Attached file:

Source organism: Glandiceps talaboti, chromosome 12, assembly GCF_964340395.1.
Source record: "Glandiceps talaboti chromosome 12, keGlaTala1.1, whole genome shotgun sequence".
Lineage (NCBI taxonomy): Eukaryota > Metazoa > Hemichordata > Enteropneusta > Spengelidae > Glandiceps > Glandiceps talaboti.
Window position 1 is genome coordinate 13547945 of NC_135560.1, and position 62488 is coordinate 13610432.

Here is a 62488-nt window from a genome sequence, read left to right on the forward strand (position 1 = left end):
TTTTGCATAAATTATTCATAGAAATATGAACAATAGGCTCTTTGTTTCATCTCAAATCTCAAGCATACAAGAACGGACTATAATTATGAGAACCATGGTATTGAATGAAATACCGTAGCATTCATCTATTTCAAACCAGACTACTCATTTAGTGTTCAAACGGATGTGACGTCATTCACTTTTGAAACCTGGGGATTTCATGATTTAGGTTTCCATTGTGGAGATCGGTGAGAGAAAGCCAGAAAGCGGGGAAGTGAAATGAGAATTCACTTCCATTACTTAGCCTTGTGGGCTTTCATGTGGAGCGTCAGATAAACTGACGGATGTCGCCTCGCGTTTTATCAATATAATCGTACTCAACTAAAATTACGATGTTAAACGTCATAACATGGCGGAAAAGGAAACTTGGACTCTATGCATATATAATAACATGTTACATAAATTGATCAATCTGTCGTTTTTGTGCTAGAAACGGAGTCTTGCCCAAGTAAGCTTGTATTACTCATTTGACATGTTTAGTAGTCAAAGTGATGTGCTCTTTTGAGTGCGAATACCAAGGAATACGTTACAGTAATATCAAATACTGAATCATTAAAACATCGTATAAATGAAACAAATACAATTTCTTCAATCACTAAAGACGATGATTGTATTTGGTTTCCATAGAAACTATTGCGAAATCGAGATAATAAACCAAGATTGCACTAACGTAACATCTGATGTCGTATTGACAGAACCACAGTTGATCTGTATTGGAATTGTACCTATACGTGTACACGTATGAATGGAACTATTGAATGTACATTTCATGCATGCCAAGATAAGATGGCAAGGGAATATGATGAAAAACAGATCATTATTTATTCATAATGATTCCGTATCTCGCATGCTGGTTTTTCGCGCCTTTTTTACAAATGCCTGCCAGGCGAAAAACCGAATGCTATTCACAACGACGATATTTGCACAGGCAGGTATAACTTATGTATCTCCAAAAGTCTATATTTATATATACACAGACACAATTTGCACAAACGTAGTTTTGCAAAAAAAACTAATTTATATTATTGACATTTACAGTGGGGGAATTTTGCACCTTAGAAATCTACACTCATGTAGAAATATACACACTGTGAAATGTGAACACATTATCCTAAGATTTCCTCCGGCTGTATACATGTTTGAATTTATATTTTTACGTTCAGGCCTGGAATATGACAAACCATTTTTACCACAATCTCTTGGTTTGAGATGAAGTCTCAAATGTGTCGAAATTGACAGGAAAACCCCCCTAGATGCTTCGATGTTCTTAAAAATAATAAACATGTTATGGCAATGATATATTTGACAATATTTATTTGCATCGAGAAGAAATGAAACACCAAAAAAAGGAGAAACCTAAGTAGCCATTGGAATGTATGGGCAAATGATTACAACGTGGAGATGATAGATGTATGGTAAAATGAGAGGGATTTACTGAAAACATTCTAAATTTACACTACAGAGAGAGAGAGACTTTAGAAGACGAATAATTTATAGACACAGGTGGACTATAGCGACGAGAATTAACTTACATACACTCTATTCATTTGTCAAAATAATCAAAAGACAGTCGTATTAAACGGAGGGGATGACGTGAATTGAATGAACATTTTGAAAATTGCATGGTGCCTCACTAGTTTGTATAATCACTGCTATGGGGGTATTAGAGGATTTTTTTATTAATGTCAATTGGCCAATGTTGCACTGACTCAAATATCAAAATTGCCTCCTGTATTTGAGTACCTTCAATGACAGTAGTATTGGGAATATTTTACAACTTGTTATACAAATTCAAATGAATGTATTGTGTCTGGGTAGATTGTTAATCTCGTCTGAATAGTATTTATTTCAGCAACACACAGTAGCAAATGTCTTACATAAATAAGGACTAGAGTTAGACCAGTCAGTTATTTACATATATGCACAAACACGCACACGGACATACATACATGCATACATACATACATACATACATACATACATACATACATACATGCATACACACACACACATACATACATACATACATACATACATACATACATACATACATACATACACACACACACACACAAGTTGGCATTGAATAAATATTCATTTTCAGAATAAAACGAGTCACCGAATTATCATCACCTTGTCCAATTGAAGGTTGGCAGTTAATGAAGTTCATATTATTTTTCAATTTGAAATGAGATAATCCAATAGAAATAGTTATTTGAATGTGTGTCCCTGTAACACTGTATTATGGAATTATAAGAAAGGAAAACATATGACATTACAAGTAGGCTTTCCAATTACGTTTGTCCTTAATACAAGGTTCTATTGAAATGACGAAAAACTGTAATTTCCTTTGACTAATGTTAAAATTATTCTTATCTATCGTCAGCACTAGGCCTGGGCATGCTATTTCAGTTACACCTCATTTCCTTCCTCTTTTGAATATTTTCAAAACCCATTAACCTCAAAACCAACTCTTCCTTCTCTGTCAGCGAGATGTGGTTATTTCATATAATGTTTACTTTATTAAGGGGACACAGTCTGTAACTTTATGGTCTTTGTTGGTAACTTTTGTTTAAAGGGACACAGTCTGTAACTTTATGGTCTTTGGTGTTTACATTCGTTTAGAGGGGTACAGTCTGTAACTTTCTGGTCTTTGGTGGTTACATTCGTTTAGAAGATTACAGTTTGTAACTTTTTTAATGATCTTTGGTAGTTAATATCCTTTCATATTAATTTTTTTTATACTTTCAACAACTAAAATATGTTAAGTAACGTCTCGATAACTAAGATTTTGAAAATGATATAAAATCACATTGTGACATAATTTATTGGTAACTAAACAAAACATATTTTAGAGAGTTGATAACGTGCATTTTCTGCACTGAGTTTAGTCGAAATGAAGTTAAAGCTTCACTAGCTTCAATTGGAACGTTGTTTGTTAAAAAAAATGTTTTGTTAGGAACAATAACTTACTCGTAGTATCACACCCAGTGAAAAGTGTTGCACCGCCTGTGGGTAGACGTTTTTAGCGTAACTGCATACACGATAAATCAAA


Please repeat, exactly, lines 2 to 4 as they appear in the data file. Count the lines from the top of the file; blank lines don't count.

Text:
Source record: "Glandiceps talaboti chromosome 12, keGlaTala1.1, whole genome shotgun sequence".
Lineage (NCBI taxonomy): Eukaryota > Metazoa > Hemichordata > Enteropneusta > Spengelidae > Glandiceps > Glandiceps talaboti.
Window position 1 is genome coordinate 13547945 of NC_135560.1, and position 62488 is coordinate 13610432.